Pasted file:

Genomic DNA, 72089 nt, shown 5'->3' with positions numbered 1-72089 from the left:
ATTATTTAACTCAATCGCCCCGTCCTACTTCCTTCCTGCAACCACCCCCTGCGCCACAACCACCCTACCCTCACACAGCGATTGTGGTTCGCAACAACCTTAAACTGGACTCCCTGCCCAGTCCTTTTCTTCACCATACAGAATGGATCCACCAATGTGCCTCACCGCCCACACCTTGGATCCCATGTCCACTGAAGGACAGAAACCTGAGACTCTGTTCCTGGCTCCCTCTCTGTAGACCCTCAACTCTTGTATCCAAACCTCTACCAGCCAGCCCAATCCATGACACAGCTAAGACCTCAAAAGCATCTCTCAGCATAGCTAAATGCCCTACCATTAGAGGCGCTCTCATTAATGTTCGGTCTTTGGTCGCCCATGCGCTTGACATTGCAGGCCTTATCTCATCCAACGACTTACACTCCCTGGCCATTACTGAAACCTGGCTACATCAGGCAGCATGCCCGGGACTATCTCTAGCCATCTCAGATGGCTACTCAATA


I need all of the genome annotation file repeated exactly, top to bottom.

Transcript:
Genomic DNA, 72089 nt, shown 5'->3' with positions numbered 1-72089 from the left:
ATTATTTAACTCAATCGCCCCGTCCTACTTCCTTCCTGCAACCACCCCCTGCGCCACAACCACCCTACCCTCACACAGCGATTGTGGTTCGCAACAACCTTAAACTGGACTCCCTGCCCAGTCCTTTTCTTCACCATACAGAATGGATCCACCAATGTGCCTCACCGCCCACACCTTGGATCCCATGTCCACTGAAGGACAGAAACCTGAGACTCTGTTCCTGGCTCCCTCTCTGTAGACCCTCAACTCTTGTATCCAAACCTCTACCAGCCAGCCCAATCCATGACACAGCTAAGACCTCAAAAGCATCTCTCAGCATAGCTAAATGCCCTACCATTAGAGGCGCTCTCATTAATGTTCGGTCTTTGGTCGCCCATGCGCTTGACATTGCAGGCCTTATCTCATCCAACGACTTACACTCCCTGGCCATTACTGAAACCTGGCTACATCAGGCAGCATGCCCGGGACTATCTCTAGCCATCTCAGATGGCTACTCAATA